Subjects: Citizenship; marriage equality.
HOST: A big good morning to Christopher Pyne and Anthony Albanese.
CHRISTOPHER PYNE: Good morning gentlemen.
HOST: Now we will kick off with you Chris as we normally do. The Government has clearly taken a bit of a hit in the polls with the distraction caused by the citizenship drama, but do you think that Bill Shorten is being a bit cute by refusing to release documentation proving once and for all that he and other Labor MPs are not dual citizens?
PYNE: Well Anthony Albanese has released his documentation, so if it is good enough for Anthony, it should be good enough for everybody else and the question here is why would Bill Shorten be refusing to release his documentation? Well the answer obviously is that he is worried that there are Labor MPs who don’t have documentation. So if he releases his, others will be forced to release theirs and we will discover potentially that there are Labor MPs who should be referred to the High Court. So I guess he doesn’t want to break the dam wall by releasing his. But I notice Anthony’s released his birth certificate showing that he didn’t know that he had an Italian father and that is the end of the matter from his point of view.
HOST: To you Albo, has your decision to do that caused a problem for Bill Shorten?
ALBANESE: Well I haven’t done that. Don’t get sucked in by Christopher’s absurd spin. Look, for goodness, sake, I released a book, it’s written by Karen Middleton, available in all good books stores including there in Adelaide, called Albanese: Telling it Straight, and it outlines in a great deal of detail my origins and that is what I have pointed people towards. It is there for all to see in 320 pages.
HOST: But didn’t you do something extra though in the last 48 hours because the way it was written in The Australian it sounded to me like you had shown that reporter your citizenship papers to knock the citizenship speculation on the head.
ALBANESE: I don’t have citizenship papers. People who have wanted to see my birth certificate, I haven’t released it, but people have seen it and that arose out of talking with journalists about how silly it was that in spite of the fact that we had this rather comprehensive outline of the somewhat unusual circumstances of my birth, people were still carrying on and it led to David Speers making a bit of a joke on Sky News that I was the Jon Snow of the Federal Parliament in a Game of Thrones reference. Game of Thrones is a bit like Federal Parliament from time to time.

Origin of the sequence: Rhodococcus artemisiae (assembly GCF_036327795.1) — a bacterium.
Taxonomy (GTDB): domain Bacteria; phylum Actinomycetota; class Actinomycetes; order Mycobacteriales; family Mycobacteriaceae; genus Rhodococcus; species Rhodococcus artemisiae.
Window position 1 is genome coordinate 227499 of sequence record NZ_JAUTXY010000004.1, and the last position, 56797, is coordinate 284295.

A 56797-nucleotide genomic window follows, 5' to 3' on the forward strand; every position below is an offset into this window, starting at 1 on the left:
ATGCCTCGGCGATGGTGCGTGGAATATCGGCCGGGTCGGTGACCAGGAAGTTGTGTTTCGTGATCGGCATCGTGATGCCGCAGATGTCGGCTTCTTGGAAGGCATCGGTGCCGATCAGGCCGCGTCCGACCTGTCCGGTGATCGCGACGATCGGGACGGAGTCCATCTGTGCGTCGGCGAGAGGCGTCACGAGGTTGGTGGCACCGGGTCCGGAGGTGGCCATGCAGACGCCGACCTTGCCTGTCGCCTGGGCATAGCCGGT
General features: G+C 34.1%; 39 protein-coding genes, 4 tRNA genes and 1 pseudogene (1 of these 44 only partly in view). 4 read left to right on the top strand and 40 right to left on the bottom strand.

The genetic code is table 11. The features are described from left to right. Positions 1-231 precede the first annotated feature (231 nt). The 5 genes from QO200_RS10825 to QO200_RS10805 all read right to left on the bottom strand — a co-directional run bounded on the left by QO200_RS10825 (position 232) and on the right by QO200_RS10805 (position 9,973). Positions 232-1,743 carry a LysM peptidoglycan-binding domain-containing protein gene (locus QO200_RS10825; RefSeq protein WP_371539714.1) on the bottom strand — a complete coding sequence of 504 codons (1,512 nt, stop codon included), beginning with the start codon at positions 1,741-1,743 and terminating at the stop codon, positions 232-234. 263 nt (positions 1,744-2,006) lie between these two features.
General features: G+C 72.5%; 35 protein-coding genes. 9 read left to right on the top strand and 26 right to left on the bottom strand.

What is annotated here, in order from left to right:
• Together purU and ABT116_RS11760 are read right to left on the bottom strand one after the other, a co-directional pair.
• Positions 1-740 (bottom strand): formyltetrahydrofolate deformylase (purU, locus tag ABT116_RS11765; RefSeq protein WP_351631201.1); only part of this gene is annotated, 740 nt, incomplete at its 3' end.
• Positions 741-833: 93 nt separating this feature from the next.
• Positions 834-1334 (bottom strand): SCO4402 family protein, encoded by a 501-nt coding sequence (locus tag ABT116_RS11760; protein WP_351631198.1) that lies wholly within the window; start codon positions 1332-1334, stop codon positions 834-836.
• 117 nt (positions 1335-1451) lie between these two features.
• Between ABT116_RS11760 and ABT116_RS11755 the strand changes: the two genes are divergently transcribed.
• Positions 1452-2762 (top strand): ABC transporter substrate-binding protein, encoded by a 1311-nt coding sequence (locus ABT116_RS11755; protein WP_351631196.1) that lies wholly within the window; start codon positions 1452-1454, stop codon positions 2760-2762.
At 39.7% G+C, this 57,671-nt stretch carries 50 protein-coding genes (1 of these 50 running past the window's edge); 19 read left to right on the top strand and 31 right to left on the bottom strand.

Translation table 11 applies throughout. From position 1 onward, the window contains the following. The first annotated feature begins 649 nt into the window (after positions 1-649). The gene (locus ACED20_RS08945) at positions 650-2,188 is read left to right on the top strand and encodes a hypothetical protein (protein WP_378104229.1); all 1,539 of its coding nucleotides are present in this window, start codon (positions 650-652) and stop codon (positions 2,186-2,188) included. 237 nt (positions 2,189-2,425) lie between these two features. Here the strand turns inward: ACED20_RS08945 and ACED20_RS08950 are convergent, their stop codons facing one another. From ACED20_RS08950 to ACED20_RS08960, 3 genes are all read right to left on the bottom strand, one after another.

HOST: Yes. I think Federal Parliament is more bloody.
PYNE: You did show people your birth certificate so that is showing people your evidence.
HOST: Well Chris Pyne, will you guys pro-actively refer members of the Labor Party to the High Court to get this matter resolved?
PYNE: I think the Australian public are pretty sick of this issue and that’s why it needs to be resolved by the High Court. There are a lot more important issues around at the moment, things like creating jobs, creating investment …
HOST: Sure. But with a view to ending it, will you be referring their members over whom there is suspicion to the High Court?
PYNE: Well the High Court has a directions hearing on the 24th of August. They will start the process of deciding what Section 44 means in the Constitution in the modern period. I think they will resolve it pretty expeditiously and we will all be able to move on one way of the other. I think most people think it’s just not common sense that you could have absolutely no idea that you are a citizen of another country but somehow that means you have an allegiance to a foreign power. The High Court is the right place to clear this up and I am quite happy to leave it to them while I get on with …
HOST: I will try this one more time. Have you made any decision about whether you will refer any of those Labor MPs over whom there is a suspicion to the court?